The lights in Southampton quayside flickered in the darkness as the flybe plane from Edinburgh made its approach over the extensive dock area.
The South Coast port is, of course, synonymous with cruising with two million passengers going through the city every year.
Many cruisers sadly never see this port city, jetting in and sailing immediately out, but Southampton is undergoing an ambitious regeneration scheme which has attracted over £2n of investment.
The city is also using its heritage to pitch for more tourism business from the Lothians as it is only 90 minutes by air from Scotland’s Capital – there are up to five direct flights every day.
This makes this interesting and historic city, which has 50 parks and green open spaces and over 3,000 hotel beds in the city and surrounding area, so accessible.
However, beware of the new luggage rules with flybe which are stringent and rigidly applied to every passenger at the gate. If your case does not fit then cough up £50.
On arrival, it was a swift 15 minutes by cab – you can take the train to Southampton Central from the terminal only 99 steps away and it takes seven minutes (£3.90) and then walk around 20 minutes (mostly downhill) or take a bus – to the city centre, four-star, 99-room, dog-friendly – there are lead hooks in the foyer – Mercure Southampton Centre Dolphin Hotel.
It is Southampton’s oldest hotel having been on site for more than 500 years.
Jane Austen held her 18th birthday here and Lord Nelson and Queen Victoria have stayed. It enjoyed a £4m facelift in 2010 and is used regularly by cruisers.
Why? Because it is minutes from the cruise terminal. The staff are obliging and my spacious room was comfortable. It housed a deep bath, ideal after hours spent walking around the city.
There are six resident ghosts, by the way, an attraction for some, and Dan Wilson, the general manager, said the hotel is ideally placed for those who wish to explore the city and surrounding area including the New Forest.
Breakfast is buffet-style or specially-cooked and the ham, cheese and tomato omelette was well-filed. Also try the local sausages.
Our bar meal of fish and chips and a classic burger and fries came beautifully presented and was excellent pub grub.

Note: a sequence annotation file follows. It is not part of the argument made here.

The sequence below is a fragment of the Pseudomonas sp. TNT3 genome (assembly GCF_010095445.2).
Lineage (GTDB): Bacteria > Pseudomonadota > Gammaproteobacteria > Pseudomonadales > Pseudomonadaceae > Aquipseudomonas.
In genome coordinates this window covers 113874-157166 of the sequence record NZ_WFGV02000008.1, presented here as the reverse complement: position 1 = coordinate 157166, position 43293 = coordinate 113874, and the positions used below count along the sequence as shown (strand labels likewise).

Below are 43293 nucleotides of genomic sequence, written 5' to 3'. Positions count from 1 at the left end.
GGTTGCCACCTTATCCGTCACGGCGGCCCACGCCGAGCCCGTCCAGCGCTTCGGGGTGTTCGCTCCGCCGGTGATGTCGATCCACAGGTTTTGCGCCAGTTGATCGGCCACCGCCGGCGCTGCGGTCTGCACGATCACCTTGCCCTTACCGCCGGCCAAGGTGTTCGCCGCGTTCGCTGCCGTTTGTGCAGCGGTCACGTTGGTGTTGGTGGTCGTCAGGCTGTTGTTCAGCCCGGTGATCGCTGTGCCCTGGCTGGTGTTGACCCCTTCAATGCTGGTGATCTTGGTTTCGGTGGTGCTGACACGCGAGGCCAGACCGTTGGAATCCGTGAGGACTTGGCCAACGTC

However, what about the city? Local tourism bosses say it is “the biggest and brightest city in the UK that you have never been to”.
It is also ranked one of the three top places to live and work in Britain and it houses the new Cultural Quarter which includes one of the UK’s few remaining production theatres, Nuffield Southampton, and a world-class contemporary art gallery. An engaging Leonardo da Vinci drawings exhibition is on until May.
Southampton has a thriving music scene and boasts more than 400 shops. The new Westquay development which attracts over 16.5 million visitors a year is impressive with large department stores and household retail names.
The city also has independent boutiques and it is understood from locals that plans are being considered to bring small, unique goods traders back into the city, like The Shambles in York.
There are more than 150 different cuisines on offer in the city and Ennio’s is a favourite. That is no surprise. It is a few minutes stroll from the town centre and there is a feeling of relaxation as soon as you enter.
The cosy bar is an ideal place to order and then you are led to a two-tier dining area for around 70 covers. It is tastefully decorated and lit.
The extensive menu includes chefs specials. Try the calamari with a crunchy coating and a small rocket, cucumber, onion and tomato salad with a wonderful, tart lemon dressing.
The seafood main, another signature dish, was a joy with the fish flaking on the fork and the parsley adding to the rich flavours of the sea. The juice did tend to flood the potato accompaniment but, over all, this was special.
Across the road is the old pier building which houses a traditional Indian and a new upstairs British-style restaurant called Gatehouse which is owned by the same company.
It’s a new concept but the Romsey chalk stream cured trout with capers, cornichons, shallot rings and soda bread appealed on paper but disappointed on arrival.
The lamb breast croquette which comes with charred cucumber, wild garlic puree and peas was only marginally better. Our schedule did not allow time to try a main.